• Skill 2 — Mapping Project
    • Have divemaster candidates in buddy teams survey an open water dive site and create a detailed map of the site showing (as applicable to the site) underwater relief, important points of interest, any relevant environmental notes, recommended entry/exit areas, local facilities, and potential hazards.
  • Skill 3 — Dive Briefing
    • Have each divemaster candidate conduct a dive briefing for a familiar dive site covering all 10 points as listed below and on the Divemaster Slates. Encourage candidates to use their Mapping Project dive site map, if possible
    • Dive site name
    • Site description
    • Your role and how divers can recognize you underwater, if appropriate.
    • Entry and exit techniques
    • Dive procedures
    • Emergency procedures
    • Signal review specific to the dive
    • Roster and buddy check
    • Environmental orientation
    • Predive safety check
  • Skill 4 — Search and Recovery Scenario
    • Set up various search and recovery scenarios that allow divemaster candidates to complete the following:
    • Demonstrate a methodical search of an area to find a small submerged object.
    • Demonstrate a methodical search of an area to find submerged object not more than 10 kilograms/25 pounds negatively buoyant.
    • Tie the following knots correctly underwater: the bowline, two half-hitches and a sheet bend.
    • Demonstrate how to safely rig and bring to the surface an object not more than 10 kilograms/25 pounds negatively buoyant using an appropriate lifting device.
  • Skill 5 — Deep Dive Scenario
    • Conduct a deep dive in which each divemaster candidate completes the following:
    • With a buddy before the dive, prepare emergency breathing equipment, and position it at the safety stop depth.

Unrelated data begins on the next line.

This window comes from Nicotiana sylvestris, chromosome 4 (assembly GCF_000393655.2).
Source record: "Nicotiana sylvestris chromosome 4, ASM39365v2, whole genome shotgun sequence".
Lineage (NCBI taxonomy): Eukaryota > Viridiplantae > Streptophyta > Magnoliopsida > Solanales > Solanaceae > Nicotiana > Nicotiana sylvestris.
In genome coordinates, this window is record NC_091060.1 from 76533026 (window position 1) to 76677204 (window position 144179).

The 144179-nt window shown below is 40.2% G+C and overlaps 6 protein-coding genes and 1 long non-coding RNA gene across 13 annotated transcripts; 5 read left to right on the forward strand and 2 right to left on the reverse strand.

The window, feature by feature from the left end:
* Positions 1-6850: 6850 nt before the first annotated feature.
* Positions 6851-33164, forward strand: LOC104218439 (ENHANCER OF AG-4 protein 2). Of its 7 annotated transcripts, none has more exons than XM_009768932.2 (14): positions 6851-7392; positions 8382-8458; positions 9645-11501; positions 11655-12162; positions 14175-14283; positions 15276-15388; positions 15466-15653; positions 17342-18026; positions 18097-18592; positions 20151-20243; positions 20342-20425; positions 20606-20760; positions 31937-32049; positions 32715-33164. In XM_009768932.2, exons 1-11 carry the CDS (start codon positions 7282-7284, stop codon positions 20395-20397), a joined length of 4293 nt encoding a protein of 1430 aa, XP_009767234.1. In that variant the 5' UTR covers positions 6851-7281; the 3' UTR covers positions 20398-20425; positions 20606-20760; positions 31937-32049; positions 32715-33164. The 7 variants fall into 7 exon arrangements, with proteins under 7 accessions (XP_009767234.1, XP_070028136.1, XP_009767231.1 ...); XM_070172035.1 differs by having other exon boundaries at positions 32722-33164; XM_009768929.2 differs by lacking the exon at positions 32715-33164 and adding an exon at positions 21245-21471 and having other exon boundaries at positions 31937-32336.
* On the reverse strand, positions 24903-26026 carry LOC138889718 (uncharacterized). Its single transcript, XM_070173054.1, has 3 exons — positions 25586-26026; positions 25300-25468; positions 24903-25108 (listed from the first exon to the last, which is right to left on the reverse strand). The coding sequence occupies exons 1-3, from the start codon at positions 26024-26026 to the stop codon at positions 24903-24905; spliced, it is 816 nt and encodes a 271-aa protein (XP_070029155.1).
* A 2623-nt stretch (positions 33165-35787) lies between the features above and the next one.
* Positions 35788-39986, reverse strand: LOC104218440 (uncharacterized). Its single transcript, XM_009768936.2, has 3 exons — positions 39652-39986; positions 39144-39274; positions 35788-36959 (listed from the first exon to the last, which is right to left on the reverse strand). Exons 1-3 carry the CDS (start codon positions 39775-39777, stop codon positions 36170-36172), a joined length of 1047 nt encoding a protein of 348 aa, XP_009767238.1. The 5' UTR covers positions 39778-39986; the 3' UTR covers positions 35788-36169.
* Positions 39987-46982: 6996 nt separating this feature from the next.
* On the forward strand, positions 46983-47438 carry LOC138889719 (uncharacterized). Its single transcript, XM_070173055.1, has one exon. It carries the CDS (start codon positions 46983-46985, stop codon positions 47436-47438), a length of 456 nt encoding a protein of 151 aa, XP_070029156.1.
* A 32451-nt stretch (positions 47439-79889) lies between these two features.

• Descend using a reference line, wall or sloping bottom as a visual guide only, while staying with a buddy and controlling the descent rate.
    • Navigate with a compass at least 20 kick cycles away from and back to the reference line or designated spot.
    • Use a depth gauge and timing device, or a dive computer to monitor an ascent rate no faster than 18 metres/60 feet per minute while using a reference line, wall or sloping bottom as a visual guide only.
    • Perform a 3-minute safety stop at 5 metres/15 feet before surfacing without holding on to a reference line for positioning.

Complete divemaster-conducted programs workshops

  • Workshop 1: ReActivate Program
    • Access ReActivate program standards in the PADI Instructor Manual.
    • State ReActivate knowledge assessment options.
    • Demonstrate the prescriptive ReActivate method for determining skills to practice.
    • Recognize and correct problems during skill practice.
  • Workshop 2: Skin Diver Course and Snorkeling Supervision (conduct in either confined water or open water)
    • Give the Skin Diver course briefing or a snorkeling tour briefing.
    • Conduct a Skin Diver course confined water or open water dive; or lead a snorkel tour, demonstrating control and supervision.
    • Recognize and correct problems during the skin dive or snorkel tour.
  • Workshop 3: Discover Scuba Diving Program in Confined Water
    • Access Discover Scuba Diving program standards in the PADI Instructor Manual, and explain a divemaster’s role as an assistant during a confined water experience.
    • Locate the Discover Scuba Diving Leader Internship Requirements in the PADI Instructor Manual, and explain how a divemaster qualifies as a Discover Scuba Diving Leader
    • Demonstrate proper positioning relative to the participants as directed by the instructor.
    • Recognize and correct problems during the experience.
  • Workshop 4: Discover Scuba Diving Program – Additional Open Water Dive
    • State the ratio and supervision requirements for an additional dive (subsequent to an initial dive with an instructor) for Discover Scuba Diving participants conducted by a PADI Divemaster.
    • Give a dive briefing appropriate for Discover Scuba Diving participants for an additional open water dive.
    • Lead the dive, demonstrating proper control and required supervision.
    • Recognize and correct problems during the dive.
  • Workshop 5: Discover Local Diving in Open Water
    • Access Discover Local Diving program standards in the PADI Instructor Manual.
    • Assess dive site conditions, and plan the dive.
    • Give a Discover Local Diving briefing.
    • Lead a dive, demonstrating control and supervision.
    • Recognize and correct problems during the dive.
    • Demonstrate how to deploy a surface marker.

Complete practical assessments

  • Practical Assessment 1 — Open Water Diver Students in Confined Water